The Burden


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When: Oct 10 2020 - 10:00am until Oct 10 2020 - 12:00pm
Where: Zoom Webinar

The Burden - movie cover image
The Burden, award-winning documentary

Film screening, panel to highlight military's climate adaptation  

Retired senior military experts will discuss U.S. military preparedness in a changing climate during a free, online event organized by the Honolulu chapter of Citizens’ Climate Education, the East-West Center's Research Program, and the Center for Climate and Security. 

The event will begin with a screening of "The Burden," a 40-minute film that discusses how the military is confronting the national security threat presented by climate change by transitioning to renewable energy wherever it facilitates mission accomplishment, reduces risks to life and limb of our warfighters, or builds resilience to harms at bases and facilities. The film shows that when the military shifts away from fossil fuels, it can both save U.S. taxpayers money and increase military effectiveness and resilience.  

The screening will be followed by a discussion with the filmmaker, Roger Sorkin, and four distinguished national security experts:  

  • Honorable John Conger, Director of the Center for Climate and Security (moderator)  
  • Admiral Paul Zukunft, U.S. Coast Guard, retired  
  • Honorable Sharon Burke, Former Assistant Secretary of Defense for Operational Energy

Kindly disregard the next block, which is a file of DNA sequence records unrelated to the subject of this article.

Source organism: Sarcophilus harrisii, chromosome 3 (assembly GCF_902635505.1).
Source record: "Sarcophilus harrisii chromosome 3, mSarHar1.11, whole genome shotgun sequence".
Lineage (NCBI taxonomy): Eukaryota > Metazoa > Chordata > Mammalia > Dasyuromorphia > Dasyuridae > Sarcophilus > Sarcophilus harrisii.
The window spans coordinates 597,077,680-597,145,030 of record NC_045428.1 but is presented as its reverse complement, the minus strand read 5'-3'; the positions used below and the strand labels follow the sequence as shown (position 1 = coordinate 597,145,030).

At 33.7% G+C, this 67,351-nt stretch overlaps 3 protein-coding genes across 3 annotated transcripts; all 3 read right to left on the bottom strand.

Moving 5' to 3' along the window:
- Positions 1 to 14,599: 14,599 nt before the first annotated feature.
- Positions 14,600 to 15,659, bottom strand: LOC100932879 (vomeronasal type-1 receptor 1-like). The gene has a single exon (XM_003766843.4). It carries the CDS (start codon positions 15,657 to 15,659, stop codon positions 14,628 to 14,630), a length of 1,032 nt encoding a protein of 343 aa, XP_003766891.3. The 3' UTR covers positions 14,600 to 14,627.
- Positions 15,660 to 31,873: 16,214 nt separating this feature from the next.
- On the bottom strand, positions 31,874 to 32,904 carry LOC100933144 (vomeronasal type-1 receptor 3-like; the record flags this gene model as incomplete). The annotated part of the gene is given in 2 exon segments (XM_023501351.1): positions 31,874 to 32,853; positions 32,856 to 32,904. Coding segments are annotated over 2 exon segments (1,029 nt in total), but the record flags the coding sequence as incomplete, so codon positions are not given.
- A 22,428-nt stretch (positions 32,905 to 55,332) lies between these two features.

• Lieutenant General John Castellaw, U.S. Marine Corps, retired 

The four panelists were among 58 military and national security leaders who signed a March 2019 letter to the president warning of the threat that climate change poses to the U.S.  

"Climate change is real, it is happening now, it is driven by humans, and it is accelerating. The overwhelming majority of scientists agree: less than 0.2% of peer-reviewed climate science papers dispute these facts," the letter reads. "When extreme weather hits the United States, it degrades the fighting force … Around the world, climate change is a 'threat multiplier' — making other security threats worse."  

The issue is of particular importance to residents of Hawaii, which has a total of 11 bases and is one of the few states that is home to at least one base from each of the five branches of the military. In a 2019 report to Congress, the Department of Defense identified three bases in Hawaii that are vulnerable to recurrent flooding or drought from climate change. Two of the panelists, Admiral Zukunft and Lieutenant General Castellaw, served in Hawaii while on active duty, and Admiral Zukunft currently resides in the state.  

Event details:  

Saturday, Oct. 10, 4 p.m. EDT, 1 p.m. PDT, 10 a.m. HST

Primary Contact Info:
Name: Jaymen Laupola
Phone: (808) 944-7332